(Reviewed by Josh Aterovis JUN 12, 2005)
In a culture that places so much emphasis on visual images, storytelling is almost a lost art whereas once it was a major part of our cultural heritage. Amy Thompson's novel is set on the rather primitive planet of Thalassa where storytelling is still an art and Storytellers are highly valued. Among the Storytellers, the elderly woman known simply as Teller is the most revered of all. Passing on the oral history of their planet, offering morality lessons cleverly guised as humorous fables, and entertaining the crowds that gather to hear her is her life. It may be a solitary one —just she and her harsel (large, sentient whale-like creatures who communicate telepathically) traveling from island to island on the many oceans of Thalassa—but Teller likes it that way...or so she believes.
When a young, homeless orphan boy is caught stealing a loaf of bread in order to pay Teller for her story, Teller intervenes on his behalf and offers him food and a job serving as her guide while she is in the city. Samad cautiously accepts her offer; he has learned not to trust kindness from strangers. Teller decides to help Samad find a family, but quickly the two outsiders bond, and when the time comes to give him up, neither is willing to walk away. After much convincing—both from Samad and Abeha, the harsel—Teller reluctantly agrees to take Samad on as her apprentice.
As Samad develops into a master Storyteller, he also hides a secret from Teller. He is attracted to his own sex, but he is afraid to tell her for fear he will lose the only family he’s ever known. Little does he know that Teller hides an even bigger secret, one that could change his entire world.
At its heart, Storyteller is a tale of family, of a child’s need to please his parent while trying desperately to become his own person. Teller has hopes and dreams for her adopted son, but they aren’t the same as Samad’s. He finds himself caught between the plans he’s made for himself, and the plans Teller has made for him—plans that could affect the future of all of Thalassa.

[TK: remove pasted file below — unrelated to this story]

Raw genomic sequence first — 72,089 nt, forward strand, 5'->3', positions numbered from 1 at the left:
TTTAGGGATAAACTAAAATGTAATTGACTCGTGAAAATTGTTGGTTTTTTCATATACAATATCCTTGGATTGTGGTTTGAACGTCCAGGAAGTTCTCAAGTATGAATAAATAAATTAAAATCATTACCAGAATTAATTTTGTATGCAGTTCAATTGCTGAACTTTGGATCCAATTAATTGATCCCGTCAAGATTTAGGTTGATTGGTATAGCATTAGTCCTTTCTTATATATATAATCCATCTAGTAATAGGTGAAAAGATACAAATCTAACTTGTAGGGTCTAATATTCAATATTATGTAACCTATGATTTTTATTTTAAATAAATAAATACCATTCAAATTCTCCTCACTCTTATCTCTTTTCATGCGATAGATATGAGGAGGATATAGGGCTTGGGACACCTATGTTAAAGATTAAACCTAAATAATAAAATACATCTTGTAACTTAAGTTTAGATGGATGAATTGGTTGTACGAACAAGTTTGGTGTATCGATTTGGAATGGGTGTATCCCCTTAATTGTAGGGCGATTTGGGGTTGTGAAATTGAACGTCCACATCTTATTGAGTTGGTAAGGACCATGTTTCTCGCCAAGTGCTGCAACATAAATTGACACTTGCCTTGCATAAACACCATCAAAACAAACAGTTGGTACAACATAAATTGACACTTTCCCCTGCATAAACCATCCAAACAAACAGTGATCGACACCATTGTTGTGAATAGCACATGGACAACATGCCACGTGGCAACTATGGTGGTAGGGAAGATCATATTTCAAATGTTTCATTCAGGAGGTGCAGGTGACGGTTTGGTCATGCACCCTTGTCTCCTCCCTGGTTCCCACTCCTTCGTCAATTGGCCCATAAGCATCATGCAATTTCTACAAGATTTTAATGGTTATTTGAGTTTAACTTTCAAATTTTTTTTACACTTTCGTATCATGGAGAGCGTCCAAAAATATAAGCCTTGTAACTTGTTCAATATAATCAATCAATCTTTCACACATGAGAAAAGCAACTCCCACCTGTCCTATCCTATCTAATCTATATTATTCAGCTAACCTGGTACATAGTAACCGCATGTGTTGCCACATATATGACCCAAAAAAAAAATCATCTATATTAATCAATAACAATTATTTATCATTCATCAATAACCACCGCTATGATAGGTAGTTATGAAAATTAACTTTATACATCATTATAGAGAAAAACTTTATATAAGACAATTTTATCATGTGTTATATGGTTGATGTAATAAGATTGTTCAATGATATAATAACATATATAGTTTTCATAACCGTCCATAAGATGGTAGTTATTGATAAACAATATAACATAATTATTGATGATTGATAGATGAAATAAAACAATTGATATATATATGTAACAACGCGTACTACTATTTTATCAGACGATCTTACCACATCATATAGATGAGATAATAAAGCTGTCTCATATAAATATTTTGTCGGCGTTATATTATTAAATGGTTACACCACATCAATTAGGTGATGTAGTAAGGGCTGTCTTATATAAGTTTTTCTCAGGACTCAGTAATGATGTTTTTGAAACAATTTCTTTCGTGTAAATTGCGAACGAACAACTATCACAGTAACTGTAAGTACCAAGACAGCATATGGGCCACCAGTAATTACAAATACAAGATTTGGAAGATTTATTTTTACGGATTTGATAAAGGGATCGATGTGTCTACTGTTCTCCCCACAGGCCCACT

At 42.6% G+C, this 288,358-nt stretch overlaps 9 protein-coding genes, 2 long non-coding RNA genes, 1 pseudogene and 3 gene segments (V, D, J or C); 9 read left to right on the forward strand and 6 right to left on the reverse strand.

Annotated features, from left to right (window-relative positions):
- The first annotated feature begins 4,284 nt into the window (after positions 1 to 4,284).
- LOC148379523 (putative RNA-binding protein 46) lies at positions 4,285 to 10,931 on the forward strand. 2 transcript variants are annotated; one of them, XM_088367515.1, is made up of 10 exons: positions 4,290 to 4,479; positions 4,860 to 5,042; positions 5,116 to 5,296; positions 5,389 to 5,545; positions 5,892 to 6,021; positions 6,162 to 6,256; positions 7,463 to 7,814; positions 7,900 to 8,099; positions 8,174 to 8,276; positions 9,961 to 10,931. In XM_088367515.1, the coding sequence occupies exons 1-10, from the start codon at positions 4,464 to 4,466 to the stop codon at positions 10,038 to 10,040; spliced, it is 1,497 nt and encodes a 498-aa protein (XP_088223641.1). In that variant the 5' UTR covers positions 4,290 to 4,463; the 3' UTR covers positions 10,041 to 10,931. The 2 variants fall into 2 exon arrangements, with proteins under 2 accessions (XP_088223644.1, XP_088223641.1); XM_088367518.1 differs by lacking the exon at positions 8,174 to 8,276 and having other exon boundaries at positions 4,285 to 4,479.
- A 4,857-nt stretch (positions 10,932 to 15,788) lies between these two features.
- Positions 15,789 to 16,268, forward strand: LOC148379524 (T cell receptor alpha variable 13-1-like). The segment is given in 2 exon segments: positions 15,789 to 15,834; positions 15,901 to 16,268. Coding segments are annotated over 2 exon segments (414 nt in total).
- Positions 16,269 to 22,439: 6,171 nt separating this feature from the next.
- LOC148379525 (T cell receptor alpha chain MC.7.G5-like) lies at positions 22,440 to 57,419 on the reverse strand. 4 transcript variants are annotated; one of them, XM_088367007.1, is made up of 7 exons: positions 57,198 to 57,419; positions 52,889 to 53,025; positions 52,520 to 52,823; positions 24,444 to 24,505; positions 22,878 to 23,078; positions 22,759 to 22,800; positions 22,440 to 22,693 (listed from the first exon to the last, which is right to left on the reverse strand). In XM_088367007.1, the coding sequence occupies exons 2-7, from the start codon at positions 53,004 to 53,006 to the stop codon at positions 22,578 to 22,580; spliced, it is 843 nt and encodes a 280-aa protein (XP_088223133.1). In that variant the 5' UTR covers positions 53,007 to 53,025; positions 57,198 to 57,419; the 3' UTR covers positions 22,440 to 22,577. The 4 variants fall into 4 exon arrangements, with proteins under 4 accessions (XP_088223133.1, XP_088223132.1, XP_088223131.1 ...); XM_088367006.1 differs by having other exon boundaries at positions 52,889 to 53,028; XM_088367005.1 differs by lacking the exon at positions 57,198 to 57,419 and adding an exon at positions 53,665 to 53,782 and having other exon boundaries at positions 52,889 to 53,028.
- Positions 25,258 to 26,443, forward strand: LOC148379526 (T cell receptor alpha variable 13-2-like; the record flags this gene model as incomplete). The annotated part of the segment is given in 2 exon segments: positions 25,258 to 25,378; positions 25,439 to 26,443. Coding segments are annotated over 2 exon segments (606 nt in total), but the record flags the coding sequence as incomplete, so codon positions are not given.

Amy Thomson’s writing is wonderfully evocative, drawing me in from the first page, and keeping me hooked until the last. She brings her imagined world lovingly alive with her words, and made me care deeply for Teller, Samad, and Abeha—and even for Thalassa itself. Her story is both accessible and moving, staying with me for weeks after I finished it. She has created a unique and complex ecology, complete with a rich and believable history behind it. Thomson has proven to be a master storyteller herself.
- Amazon readers rating: from 6 reviews
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Bibliography: (with links to Amazon.com)
- Virtual Girl (1993)
- The Color of Distance (1995)
- Through Alien Eyes (1999)
- Storyteller (December 2003)
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- 109 Interview with Amy Thomson
- SF Site review of The Color of Distance
- SF Site review of Through Alien Eyes
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About the Author:
Amy Thomson was born in 1958 in Miami, Florida.
She won the John W. Campbell Memorial Award in 1994 for her first novel, Virtual Girl. Her second novel, The Color of Distance, was nominated for the Phillip K. Dick Award in 1996.
Amy lives in Seattle, Washington with her husband Edd Vick and their daughter Katie.